A Conversation with Riffraff Cofounders Emma Ramadan and Tom Roberge

On December 7, Riffraff bookstore and bar (60 Valley St. #107A, PVD) celebrated its second anniversary (see story Sean Carlson interviewed cofounders Emma Ramadan and Tom Roberge for Motif.

Photo credit: Riffraff

Sean Carlson (Motif): What duos or tag-teams have you admired? Any parallels you see in yourselves?

Emma Ramadan: I greatly admire husband-wife translator teams, such as the Russian translators Richard Pevear and Larissa Volokhonsky, who’re well known for their English translations of Dostoevsky and other classic Russian literature. To translate a book or to take on any creative endeavor with your spouse is very sensitive, and takes a great deal of trust and compromise. As well as running Riffraff, Tom and I have translated two books together now and it’s a lot trickier and less romantic than I expected.


Tom Roberge: I recently watched The African Queen for the first time in many years. About halfway through, I thought this is a lot like us. Humphrey Bogart’s Charlie is a bit rough around the edges, but he gets his work done, and deep down he really cares about people. And Katharine Hepburn’s Rose has this tough, no-nonsense, get-things-done attitude, but she too is romantic underneath it all and devoted to her sense of right and wrong. Of course, they fall in love and fight their way out of their predicament. One thing Emma and I always say is that despite little disagreements about which books to let go of, or how to arrange displays, we absolutely agree on what kind of books we want and how to treat everyone who works for us or comes through the door as a customer. It’s great knowing we can trust each other on so many aspects of how we do things here.  

SC: Beyond your literary experiences, what other experiences have informed who you are and how you run Riffraff as a day-to-day operation?

TR: Before owning my own business, it never would have occurred to me that my time working for my father, a boilermaker, over the summers during college would have informed my own ways of managing a staff, but I’ve begun to realize that I learned a lot about how to treat employees from the way he managed his. There’s a certain generosity that’s necessary to get everyone on the same page, to identify their strengths, to understand how they learn, to appreciate what they personally find rewarding about the work, and what they want out of their job and this business. It’s a constant work in progress, of course, but I bear his example in mind as much as I can.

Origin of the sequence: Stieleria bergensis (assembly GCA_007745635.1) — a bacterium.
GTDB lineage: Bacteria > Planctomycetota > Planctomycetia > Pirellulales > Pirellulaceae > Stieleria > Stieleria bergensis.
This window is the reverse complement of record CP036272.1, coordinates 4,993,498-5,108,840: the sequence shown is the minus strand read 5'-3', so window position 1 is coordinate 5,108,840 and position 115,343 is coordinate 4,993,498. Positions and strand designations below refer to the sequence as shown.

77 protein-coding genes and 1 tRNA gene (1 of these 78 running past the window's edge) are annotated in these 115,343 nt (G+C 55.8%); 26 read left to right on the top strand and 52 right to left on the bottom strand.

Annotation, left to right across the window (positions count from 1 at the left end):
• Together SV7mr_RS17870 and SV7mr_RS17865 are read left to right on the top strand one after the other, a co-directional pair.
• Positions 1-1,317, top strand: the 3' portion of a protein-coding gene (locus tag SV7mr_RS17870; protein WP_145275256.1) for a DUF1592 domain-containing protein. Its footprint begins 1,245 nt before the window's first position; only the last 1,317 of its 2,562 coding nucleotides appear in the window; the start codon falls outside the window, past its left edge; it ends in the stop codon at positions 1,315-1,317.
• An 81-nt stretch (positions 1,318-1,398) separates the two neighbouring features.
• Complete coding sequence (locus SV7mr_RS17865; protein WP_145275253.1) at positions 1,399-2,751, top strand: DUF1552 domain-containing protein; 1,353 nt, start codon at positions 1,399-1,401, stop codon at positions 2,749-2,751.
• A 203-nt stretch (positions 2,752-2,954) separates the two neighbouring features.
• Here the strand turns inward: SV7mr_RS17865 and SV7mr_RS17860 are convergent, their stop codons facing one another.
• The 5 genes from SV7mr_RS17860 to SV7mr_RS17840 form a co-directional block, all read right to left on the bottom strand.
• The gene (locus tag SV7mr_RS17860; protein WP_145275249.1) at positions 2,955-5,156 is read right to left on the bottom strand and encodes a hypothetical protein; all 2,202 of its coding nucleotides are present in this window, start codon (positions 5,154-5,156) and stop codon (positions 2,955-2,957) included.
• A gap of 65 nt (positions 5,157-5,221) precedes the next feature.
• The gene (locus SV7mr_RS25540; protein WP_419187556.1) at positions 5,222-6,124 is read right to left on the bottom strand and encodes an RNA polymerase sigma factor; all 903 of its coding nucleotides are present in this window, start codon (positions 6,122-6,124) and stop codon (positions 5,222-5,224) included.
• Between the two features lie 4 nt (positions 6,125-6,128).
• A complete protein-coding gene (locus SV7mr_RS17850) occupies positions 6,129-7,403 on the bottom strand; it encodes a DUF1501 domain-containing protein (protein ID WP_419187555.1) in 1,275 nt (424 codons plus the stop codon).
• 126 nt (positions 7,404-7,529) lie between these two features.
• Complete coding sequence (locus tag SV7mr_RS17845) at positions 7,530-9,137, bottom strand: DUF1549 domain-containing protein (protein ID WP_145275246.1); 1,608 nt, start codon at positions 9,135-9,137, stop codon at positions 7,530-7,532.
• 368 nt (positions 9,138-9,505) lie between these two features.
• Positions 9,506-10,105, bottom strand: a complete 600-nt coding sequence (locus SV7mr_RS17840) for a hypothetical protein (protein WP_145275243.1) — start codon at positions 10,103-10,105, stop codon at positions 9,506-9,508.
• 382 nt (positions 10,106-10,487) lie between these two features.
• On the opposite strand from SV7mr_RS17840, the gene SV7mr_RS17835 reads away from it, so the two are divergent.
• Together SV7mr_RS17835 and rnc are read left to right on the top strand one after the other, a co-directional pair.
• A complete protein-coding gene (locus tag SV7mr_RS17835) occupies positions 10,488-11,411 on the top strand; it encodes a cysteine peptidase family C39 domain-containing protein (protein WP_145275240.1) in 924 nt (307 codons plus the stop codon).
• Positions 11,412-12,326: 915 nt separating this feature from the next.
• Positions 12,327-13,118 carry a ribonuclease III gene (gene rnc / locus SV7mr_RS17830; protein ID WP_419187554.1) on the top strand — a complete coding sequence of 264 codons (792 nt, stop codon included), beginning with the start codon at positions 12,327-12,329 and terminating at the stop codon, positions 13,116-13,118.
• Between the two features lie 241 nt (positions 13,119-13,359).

ER: What felt most important to me going into this that I took away from my past jobs was that I wanted Riffraff to be a place people liked to work. When our bartenders or booksellers come in on their off-hours for our events or parties because they like being in the space and like what we’re doing, nothing makes me happier than that.

SC: During these past two years, what changes have you witnessed in Providence and in the city’s arts and literary scene?

ER: I’d say the literary scene has exploded, and Providence really feels like a vibrant community for readers and writers now in a way that it didn’t even just a few years ago. In downtown Providence, the writers’ co-working space What Cheer Writers Club has helped to centralize news about literary resources and events, and that has helped a great deal. The bar scene has also exploded, which keeps us upping our game.

TR: The biggest change I’ve seen over the last couple of years is the growing sense that Providence is a fantastic place to settle down, to buy a home and to open a business. In terms of the arts and literary scene, I feel like there’s been a slight shift in where and how the events are happening, by which I mean the venues, many of which are now more widely known and accessible to more people. The scene here has always been great, it’s just that a lot of what went on had been in non-traditional venues. For example, in people’s homes, random bars on off-nights, loft spaces, et cetera. In the past couple years spaces have been offering these writers and artists more public-facing space, which is definitely a good thing. 

SC: What don’t enough people realize about starting and running an independent business and their role in communities/cities? 

TR: Okay, here’s the thing: it really is true that money spent in the community stays in the community, and that is in every way possible a very good thing. We hire locally, pay taxes locally, buy from local vendors, all of that. Which helps contribute to a sustainable local economy and better overall quality of life, even for people who don’t shop here. 

ER: The bottom line is that if you care about living in a community where there are local businesses, you need to shop in them. If you can buy something from a local store rather than on the internet, do it. Otherwise, these stores that make a community vibrant and sustainable will all disappear. It’s a very real possibility.

SC: As a bar as well as a bookstore, is your approach to sourcing drinks comparable to how you select your books?

TR: Our drink selections — everything from the beer and wine to the spirits — are curated by necessity, much like in the bookstore. We have limited space, and we want everything to meet a certain standard. We want our drinks to likewise feel different and diverse, so we try to stock interesting tastes and we regularly rotate what we carry.

SC: And did a beer rep once ask if you were okay because Elliott Smith was playing on Riffraff’s stereo?

TR: You know what, sometimes you just need to listen to Elliott Smith. 

ER: No you don’t!